The potential for cloud service outages raises a basic, but important, question: Would a more stringent SLA have helped your organization avoid problems?
Of course, an SLA can do nothing to prevent an outage caused by a force majeure event, such as Hurricane Isaac. Rather, an SLA is a promise. If a cloud vendor fails to live up to that promise, there are certain, often exclusive, remedies available to the customer, usually in the form of service credits. Sometimes, if negotiated into the SLA, you'll even have right to terminate the cloud services agreements. For example, this right of termination might be applicable if your vendor fails to provide services consistent with those promises over a certain agreed-upon period of time, such as three consecutive months, or four (non-consecutive) months in any six-month period, or six months in any 12-month period.
Many cloud vendors will not offer an SLA. Most will provide one if asked. Some will agree to negotiate the SLA, if only along the edges. No reputable vendor will agree to rip up its SLA and accept one proposed by any one customer. If there will be any changes, they will be financial (e.g., a bigger service credit) and not operational. The vendor will cite administrative reasons why proposed variations will not be accommodated. It will also point to the prospect of reputational damage as a further motivator to provide good service.
Cloud SLAs: Beware The Litany of Exceptions
SLAs are subject to a litany of exceptions, including force majeure. Force majeure events excuse performance failures. As a customer, you'd be able to ask for some modification of the force majeure exception. For example, your SLA can state that force majeure can only be used as an excuse for service failure if the outage could not have been prevented by the vendor taking precautionary measures. These precautionary measures could include having in place a backup generator, or perhaps even a backup to the backup, accompanied by periodic testing of one or both generators. In practice, few vendors would agree to anything so intrusive. If they did, as a customer you would probably wonder about their ability to deliver. Further, SLAs are not really intended to address force majeure, but rather outages due to poor management or technical failures.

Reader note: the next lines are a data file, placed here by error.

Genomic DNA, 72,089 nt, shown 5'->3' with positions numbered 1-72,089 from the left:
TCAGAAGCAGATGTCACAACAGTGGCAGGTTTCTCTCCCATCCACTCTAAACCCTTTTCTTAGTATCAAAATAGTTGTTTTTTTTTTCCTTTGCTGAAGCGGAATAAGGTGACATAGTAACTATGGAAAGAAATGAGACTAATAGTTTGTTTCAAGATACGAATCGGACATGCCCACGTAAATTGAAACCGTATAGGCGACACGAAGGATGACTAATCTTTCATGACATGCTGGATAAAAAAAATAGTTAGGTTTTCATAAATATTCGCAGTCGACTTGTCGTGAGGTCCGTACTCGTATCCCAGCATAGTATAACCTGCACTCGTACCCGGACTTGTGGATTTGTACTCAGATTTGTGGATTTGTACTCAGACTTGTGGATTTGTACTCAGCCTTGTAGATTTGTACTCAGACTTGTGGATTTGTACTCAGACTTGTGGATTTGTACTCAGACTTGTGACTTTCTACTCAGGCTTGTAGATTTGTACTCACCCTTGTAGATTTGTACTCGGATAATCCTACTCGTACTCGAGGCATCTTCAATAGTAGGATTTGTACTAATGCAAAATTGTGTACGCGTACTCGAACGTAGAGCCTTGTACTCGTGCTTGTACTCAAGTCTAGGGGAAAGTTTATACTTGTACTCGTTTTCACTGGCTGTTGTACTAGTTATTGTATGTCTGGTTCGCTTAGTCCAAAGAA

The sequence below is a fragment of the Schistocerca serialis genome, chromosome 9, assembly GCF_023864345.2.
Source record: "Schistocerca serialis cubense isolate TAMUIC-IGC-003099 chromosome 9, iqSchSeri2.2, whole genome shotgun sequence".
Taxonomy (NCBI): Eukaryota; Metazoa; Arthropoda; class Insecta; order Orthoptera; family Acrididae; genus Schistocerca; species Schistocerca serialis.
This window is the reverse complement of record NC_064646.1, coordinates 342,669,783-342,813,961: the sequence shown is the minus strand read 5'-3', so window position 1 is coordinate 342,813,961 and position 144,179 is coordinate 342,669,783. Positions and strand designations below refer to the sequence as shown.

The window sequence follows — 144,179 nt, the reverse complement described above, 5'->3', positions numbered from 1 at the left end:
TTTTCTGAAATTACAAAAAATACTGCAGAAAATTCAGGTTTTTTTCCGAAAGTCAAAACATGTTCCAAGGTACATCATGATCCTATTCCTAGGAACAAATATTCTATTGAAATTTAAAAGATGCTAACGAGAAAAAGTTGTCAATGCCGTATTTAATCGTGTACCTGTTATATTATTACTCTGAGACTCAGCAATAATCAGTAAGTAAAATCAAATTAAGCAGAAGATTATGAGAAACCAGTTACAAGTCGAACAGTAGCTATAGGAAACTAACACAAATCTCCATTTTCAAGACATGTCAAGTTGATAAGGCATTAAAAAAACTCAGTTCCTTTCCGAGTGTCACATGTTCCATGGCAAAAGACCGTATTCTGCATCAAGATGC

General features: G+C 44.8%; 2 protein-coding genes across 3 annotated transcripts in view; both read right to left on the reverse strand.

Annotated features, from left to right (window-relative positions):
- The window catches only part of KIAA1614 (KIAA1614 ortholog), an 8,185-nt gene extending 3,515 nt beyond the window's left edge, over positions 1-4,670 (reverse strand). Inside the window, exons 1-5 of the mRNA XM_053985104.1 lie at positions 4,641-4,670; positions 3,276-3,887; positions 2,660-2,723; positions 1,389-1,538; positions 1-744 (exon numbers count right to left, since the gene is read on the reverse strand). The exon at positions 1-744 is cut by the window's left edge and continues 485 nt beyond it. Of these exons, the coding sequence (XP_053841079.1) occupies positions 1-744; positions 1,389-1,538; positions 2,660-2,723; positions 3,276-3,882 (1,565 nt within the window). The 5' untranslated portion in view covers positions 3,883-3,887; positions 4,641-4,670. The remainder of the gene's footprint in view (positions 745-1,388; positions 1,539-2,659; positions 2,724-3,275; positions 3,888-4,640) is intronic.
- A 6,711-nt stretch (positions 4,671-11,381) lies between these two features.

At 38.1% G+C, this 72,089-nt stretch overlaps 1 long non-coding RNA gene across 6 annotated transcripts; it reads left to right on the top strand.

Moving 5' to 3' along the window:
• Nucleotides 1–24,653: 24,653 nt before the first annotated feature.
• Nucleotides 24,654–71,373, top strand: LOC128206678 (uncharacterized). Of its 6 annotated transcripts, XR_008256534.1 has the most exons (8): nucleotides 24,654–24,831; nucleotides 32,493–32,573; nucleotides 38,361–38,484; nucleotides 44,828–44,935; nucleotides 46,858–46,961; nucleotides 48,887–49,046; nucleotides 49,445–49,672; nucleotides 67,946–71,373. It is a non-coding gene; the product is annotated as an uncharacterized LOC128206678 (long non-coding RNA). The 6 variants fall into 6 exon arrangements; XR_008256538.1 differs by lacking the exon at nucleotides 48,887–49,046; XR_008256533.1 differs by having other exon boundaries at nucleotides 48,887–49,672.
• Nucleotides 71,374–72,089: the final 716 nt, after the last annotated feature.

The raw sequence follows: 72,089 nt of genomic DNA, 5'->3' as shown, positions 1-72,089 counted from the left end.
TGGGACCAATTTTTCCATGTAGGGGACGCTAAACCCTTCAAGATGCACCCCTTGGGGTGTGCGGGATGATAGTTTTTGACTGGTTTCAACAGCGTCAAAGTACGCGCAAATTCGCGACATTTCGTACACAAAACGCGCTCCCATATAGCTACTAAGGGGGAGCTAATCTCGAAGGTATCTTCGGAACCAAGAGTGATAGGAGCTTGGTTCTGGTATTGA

Some observers posit that a cloud vendor that offers redundant data centers - in locations not affected by a particular force majeure event -- may alleviate, if not preclude, an outage of cloud services. Perhaps. But keep in mind that cloud providers often make such backup options available only for an additional cost. Redundant data centers mean redundant costs for you.
For some cloud services, especially Infrastructure-as-a-Service (IaaS), such redundancies are particularly attractive to customers because your costs can be tied to actual usage. But even if there is another data center in a different region, there is still the question of whether your cloud service provider can assure seamless failover in the event of an outage.
For other cloud services - especially Software-as-a-Service (SaaS) -- true redundancy becomes significantly more complicated. The application (including any customizations to it), and underlying infrastructure would need to be fully replicated.
In either case, however, the location of the redundant data center can be a major sticking point. There are a variety of reasons - including export controls, intellectual property protection and regulatory compliance - why you might not want your data transferred outside the United States. If your cloud provider can't assure you that the redundant data center is U.S.-based, then be prepared to use another vendor. Otherwise, you'll be running the risk of degraded availability due to a lack of data center redundancy where you need it.
In fairness to cloud vendors, your risks of outages do not magically disappear if you decide to keep running your enterprise software on-premise or in your own data centers. In fact, in many cases, it's questionable whether an organization's internal team can address such risks better than experienced cloud vendors.
Certainly, the use-case matters. For example, if internal email is down for a period of time, It's inconvenient but unlikely to have significant impact on your revenues.. On the other hand, if the e-commerce Website that accounts for the vast majority of your company's sales goes down, revenue and brand impact will be immediate and damaging. In the latter case, you'll want to carefully consider whether to host that Website yourself, especially if you have a proven disaster recovery plan and considerable resources.